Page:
O LORD, my heart is not lifted up;
my eyes are not raised too high;
I do not occupy myself with things
too great and too marvelous for me.
But I have calmed and quieted my soul,
like a weaned child with its mother;
like a weaned child is my soul within me.
O Israel, hope in the LORD
from this time forth and forevermore.
(Psalm 131 ESV)
|Papa Cardinal feeding his young|
|Baby blue jay|
Psalm 131 with its reference to "a weaned child" reminds me of two things. The first is the year I worked as a full-time nanny to an infant girl. Several times each day on the schedule her mother had laid out, I would cradle her close, an elbow supported by a throw pillow or the arm of the sofa, and give her her bottle. It was a sweet and healing time after several pivotal, painful years for me.
From time to time, however, her appetite would revive too quickly for me to feed her again. If I were holding her then, she would root around in my shirt—a futile endeavor—like a hungry piglet.
This stopped happening as she transitioned into cereal and pureed food. As she was weaned from dependence on her mother's milk as her primary nourishment, she became better able to rest in my arms without trying to get anything more from me than that closeness.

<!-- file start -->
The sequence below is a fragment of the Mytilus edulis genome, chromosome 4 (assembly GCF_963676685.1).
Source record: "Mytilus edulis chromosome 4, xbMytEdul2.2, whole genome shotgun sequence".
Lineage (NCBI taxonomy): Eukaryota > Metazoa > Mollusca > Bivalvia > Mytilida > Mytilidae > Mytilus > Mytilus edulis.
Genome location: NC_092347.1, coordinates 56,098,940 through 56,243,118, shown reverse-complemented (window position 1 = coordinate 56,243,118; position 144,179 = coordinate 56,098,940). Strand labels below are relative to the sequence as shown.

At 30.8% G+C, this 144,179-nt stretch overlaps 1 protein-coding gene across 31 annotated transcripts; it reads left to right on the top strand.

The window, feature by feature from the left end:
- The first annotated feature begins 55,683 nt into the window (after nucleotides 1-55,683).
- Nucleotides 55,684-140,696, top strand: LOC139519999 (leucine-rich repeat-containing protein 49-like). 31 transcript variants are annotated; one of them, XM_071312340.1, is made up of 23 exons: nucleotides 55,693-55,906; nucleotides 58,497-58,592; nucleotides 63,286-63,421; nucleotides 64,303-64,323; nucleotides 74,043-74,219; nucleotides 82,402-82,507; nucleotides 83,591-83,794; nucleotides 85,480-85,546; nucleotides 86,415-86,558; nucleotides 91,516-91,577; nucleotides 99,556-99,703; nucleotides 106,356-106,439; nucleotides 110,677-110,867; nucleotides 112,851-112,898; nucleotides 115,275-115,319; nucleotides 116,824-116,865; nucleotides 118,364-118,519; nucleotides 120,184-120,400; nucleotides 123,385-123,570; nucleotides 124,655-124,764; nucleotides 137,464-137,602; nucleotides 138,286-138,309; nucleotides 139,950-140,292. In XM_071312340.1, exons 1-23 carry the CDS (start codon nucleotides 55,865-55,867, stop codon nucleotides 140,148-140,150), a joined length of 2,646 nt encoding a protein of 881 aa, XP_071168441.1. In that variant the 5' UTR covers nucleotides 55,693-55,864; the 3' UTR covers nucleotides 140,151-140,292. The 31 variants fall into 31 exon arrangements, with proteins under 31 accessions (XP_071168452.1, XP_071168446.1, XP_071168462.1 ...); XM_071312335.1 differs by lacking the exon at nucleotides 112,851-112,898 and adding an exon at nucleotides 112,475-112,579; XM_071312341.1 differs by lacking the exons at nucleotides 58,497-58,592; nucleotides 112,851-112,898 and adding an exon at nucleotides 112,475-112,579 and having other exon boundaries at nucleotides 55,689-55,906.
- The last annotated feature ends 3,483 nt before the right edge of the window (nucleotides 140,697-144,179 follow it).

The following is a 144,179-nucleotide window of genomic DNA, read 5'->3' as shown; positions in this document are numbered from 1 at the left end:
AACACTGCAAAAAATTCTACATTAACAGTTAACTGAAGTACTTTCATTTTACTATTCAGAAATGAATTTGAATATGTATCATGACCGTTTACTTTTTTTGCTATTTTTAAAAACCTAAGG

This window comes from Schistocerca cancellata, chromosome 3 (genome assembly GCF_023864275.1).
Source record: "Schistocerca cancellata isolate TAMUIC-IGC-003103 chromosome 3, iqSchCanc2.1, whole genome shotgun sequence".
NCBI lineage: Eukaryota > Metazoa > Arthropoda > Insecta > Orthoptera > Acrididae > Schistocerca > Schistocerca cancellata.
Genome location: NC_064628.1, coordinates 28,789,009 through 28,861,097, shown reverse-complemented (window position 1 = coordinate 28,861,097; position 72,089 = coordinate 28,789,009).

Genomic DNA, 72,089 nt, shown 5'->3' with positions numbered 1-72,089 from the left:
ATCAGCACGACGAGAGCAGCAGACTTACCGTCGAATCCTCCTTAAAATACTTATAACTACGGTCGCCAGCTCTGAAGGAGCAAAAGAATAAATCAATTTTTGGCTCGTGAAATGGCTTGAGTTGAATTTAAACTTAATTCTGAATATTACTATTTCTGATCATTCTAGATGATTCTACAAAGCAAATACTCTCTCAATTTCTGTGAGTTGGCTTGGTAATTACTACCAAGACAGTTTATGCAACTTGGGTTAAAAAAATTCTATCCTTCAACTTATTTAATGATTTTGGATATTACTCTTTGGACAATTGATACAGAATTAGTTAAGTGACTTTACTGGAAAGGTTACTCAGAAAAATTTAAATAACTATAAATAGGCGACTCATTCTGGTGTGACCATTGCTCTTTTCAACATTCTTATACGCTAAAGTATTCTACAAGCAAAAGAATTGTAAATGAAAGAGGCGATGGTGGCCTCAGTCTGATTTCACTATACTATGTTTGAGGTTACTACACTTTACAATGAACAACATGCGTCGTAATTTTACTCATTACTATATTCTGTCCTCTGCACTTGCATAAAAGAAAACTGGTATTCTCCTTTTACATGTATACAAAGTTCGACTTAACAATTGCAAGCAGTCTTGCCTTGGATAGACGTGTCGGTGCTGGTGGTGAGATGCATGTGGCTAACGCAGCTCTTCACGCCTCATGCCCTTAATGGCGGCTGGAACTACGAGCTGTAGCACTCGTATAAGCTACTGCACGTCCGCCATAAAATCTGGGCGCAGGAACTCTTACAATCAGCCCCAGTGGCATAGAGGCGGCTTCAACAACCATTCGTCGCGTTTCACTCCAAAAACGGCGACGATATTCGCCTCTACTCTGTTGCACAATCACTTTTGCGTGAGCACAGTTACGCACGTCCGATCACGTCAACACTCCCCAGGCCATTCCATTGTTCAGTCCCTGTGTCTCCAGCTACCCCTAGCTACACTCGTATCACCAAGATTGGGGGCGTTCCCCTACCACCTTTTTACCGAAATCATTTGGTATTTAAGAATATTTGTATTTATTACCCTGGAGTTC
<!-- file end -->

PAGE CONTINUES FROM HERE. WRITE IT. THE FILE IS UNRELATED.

My sister's 9 year-old twins, far removed from those days and already threatening to eat Terza out of house and home, still love to lean up against their uncle or grandpa at family gatherings, not to play, not to curry favor, but just to be close, to snuggle up under the wing of someone strong whom they trust. It's so beautiful to see.
My other constant association with this Psalm is the poem "Even as a Weaned Child" by Amy Carmichael, Irish missionary to India. I've been remembering it often in recent months, especially when my heart cries no to some painful providence. Perhaps one of you crumbles may find it fortifying too.
And shall I pray Thee change Thy will, my Father,
Until it be according unto mine?
But no, Lord, no, that never shall be; rather,
I pray Thee, blend my human will with Thine.
I pray Thee, hush the hurrying, eager longing;
I pray Thee, soothe the pangs of keen desire;
See in my quiet places wishes thronging;
Forbid them, Lord; purge, though it be with fire.
And work in me to will and do Thy pleasure;
Let all within me, peaceful, reconciled,
Tarry content my Well-belovèd’s leisure—
At last, at last, even as a weaned child.
~Mountain Breezes, p. 229
He is enough. His will is best. Have we the courage to believe it and rest in Him?